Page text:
This week, NASA announced that crews aboard the International Space Station will soon test an inflatable space module in orbit. The "balloon-like" module prototype will be manufactured by Las Vegas-based Bigelow Aerospace and it's scheduled for a 2015 launch aboard a SpaceX cargo run to the station.
The technology certainly has exciting implications – imagine being able to launch a full habitat to the moon on a single rocket! - but it's not a novel idea. The Bigelow Aerospace design has its roots in the inflatable NASA concept TransHab developed (and ultimately canceled) for living on the space station, but designs for inflatable space habitats go even further back than that. NASA's Langley research center originally considered an inflatable space station as a jumping off point for lunar missions in 1959.
In the late 1950s, most proponents of space exploration was an Earth orbiting station as a necessary step on the way to deep space missions. Engineers at the Langley research center were no exception, formally entering the space station game in the spring of 1959. On April 1, NASA created a Research Steering Committee for Manned Space Flight led by Harry Goett. The Goett Committee as it became known included representatives from all NASA centers who met to discuss the agency's future on May 25. Representatives from Langley wasted no time, jumping into a presentation on the merits of a space station.
Called the Advanced Man in Space – AMIS – program, Langley's vision proposed a station with a type of shuttle vehicle that could take astronauts to distant points in the solar system. The station itself would help NASA study the psychological and physiological effects of extended spaceflight on astronauts and at the same time train crews for future demanding missions. It would also be a test bed for the new technology the space agency would no doubt have to develop to explore the Cosmos.
After a series of concept studies, Langley engineers settled on a self-deploying inflatable design for its space station. Noninflatable configurations had been systematically passed over: a cylindrical module attached to a booster's upper stage was dynamically unstable; a modular concept would need too many launches; and hub-and-spoke designs, basically big orbiting Ferris wheels, were expected to have disorientating and nauseating effects on a crew.
Langley's winning design was an inflatable torus - astronauts would basically live inside a giant orbiting doughnut – designed with the Goodyear Aircraft Corporation. Properly called the Erectable Torus Manned Space Laboratory, Langley's ideal torus was a flat design 24 feet in diameter that could be packed snugly inside a rocket for protected on its ride through the atmosphere to orbit. Once inflated, the inner habitable volume could provide astronauts with varying strengths of artificial gravity anywhere between O and 1 G, and ports on the outside of the torus could accept incoming and launch outgoing shuttles.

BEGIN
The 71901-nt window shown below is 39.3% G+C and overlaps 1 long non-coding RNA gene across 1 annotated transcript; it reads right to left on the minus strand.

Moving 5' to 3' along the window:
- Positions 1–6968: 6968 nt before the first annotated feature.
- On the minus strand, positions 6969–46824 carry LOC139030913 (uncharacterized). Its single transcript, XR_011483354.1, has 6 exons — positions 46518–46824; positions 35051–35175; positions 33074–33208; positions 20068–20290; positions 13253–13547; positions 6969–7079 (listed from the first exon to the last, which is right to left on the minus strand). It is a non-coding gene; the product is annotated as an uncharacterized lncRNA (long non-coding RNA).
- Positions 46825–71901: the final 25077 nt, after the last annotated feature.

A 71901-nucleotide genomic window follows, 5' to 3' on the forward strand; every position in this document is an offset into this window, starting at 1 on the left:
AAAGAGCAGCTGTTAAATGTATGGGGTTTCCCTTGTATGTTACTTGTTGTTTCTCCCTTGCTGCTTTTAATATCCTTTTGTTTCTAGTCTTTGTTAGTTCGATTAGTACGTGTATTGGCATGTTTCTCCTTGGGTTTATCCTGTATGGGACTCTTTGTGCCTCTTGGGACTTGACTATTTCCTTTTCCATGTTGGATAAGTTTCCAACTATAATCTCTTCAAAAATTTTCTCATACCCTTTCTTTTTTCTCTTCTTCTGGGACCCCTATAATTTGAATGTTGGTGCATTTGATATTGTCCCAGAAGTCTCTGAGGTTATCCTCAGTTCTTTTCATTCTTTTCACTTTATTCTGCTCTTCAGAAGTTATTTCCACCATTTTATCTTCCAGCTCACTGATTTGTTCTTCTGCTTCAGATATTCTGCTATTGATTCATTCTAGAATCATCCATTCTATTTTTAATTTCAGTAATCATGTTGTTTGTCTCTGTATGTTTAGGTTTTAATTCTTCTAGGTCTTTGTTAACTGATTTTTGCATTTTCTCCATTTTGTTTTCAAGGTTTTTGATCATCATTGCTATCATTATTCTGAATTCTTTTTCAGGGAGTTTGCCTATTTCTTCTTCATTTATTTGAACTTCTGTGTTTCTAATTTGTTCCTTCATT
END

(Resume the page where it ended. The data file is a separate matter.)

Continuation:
But there was one major problem with the inflatable aspect – it was extremely vulnerable. Meteorites and micrometeorites posed the greatest and most immediate danger, but it wasn't the only worry. Some engineers worried that astronauts moving vigorously inside the torus could somehow rip through the structure and shoot themselves out into space. Goodyear built a research model out of a lightweight three-ply nylon cord held together by butyl elastome, a sticky, rubber-like material. This strengthened the torus, but it wasn't enough. It would still be vulnerable during a meteoroid shower.
Stability issues cropped up, too, again from the crews' expected vigorous movements. Some engineers thought it was possible for astronauts to move around with enough force that the torus would start wobbling. A wobble, even a slight one, could make the station an unstable (and nauseating) place to be.
To address these strength and stability problems head on, Langley built a 10-foot-diameter elastically scaled model of the torus. The model was finished and ready for testing in the summer of 1961. But by then the torus was out of fashion, passed over in favor of a more rigid hexagonal design, also lightweight and foldable, and also from Langley.
But the bigger problem facing the space stations was NASA's new commitment to the moon. Benefits of spending the time in orbit to prepare men for the two-week trip from to the moon couldn't outweigh the need to get there first. Space stations, both inflatable models and their more rigid offshoots, were shelved.